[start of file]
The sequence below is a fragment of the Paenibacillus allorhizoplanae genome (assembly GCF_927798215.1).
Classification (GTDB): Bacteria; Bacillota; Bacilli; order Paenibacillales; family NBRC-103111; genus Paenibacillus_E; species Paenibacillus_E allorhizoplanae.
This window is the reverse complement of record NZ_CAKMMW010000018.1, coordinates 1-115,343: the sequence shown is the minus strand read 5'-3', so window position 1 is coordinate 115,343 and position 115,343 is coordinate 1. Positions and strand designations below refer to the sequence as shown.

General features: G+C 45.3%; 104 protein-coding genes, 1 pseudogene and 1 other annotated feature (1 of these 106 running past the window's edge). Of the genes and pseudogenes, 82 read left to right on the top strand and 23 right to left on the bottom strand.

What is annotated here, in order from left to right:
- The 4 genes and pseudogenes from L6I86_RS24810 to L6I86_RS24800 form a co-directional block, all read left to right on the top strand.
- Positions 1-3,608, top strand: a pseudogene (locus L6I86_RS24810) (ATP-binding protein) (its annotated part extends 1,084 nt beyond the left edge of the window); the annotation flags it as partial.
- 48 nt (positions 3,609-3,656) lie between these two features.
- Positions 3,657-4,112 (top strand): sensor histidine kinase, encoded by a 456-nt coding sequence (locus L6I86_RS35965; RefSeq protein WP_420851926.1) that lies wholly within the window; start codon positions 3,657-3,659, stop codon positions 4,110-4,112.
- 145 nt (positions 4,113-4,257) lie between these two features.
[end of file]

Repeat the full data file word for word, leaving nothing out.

The sequence below is a fragment of the Paenibacillus allorhizoplanae genome (assembly GCF_927798215.1).
Classification (GTDB): Bacteria; Bacillota; Bacilli; order Paenibacillales; family NBRC-103111; genus Paenibacillus_E; species Paenibacillus_E allorhizoplanae.
This window is the reverse complement of record NZ_CAKMMW010000018.1, coordinates 1-115,343: the sequence shown is the minus strand read 5'-3', so window position 1 is coordinate 115,343 and position 115,343 is coordinate 1. Positions and strand designations below refer to the sequence as shown.

General features: G+C 45.3%; 104 protein-coding genes, 1 pseudogene and 1 other annotated feature (1 of these 106 running past the window's edge). Of the genes and pseudogenes, 82 read left to right on the top strand and 23 right to left on the bottom strand.

What is annotated here, in order from left to right:
- The 4 genes and pseudogenes from L6I86_RS24810 to L6I86_RS24800 form a co-directional block, all read left to right on the top strand.
- Positions 1-3,608, top strand: a pseudogene (locus L6I86_RS24810) (ATP-binding protein) (its annotated part extends 1,084 nt beyond the left edge of the window); the annotation flags it as partial.
- 48 nt (positions 3,609-3,656) lie between these two features.
- Positions 3,657-4,112 (top strand): sensor histidine kinase, encoded by a 456-nt coding sequence (locus L6I86_RS35965; RefSeq protein WP_420851926.1) that lies wholly within the window; start codon positions 3,657-3,659, stop codon positions 4,110-4,112.
- 145 nt (positions 4,113-4,257) lie between these two features.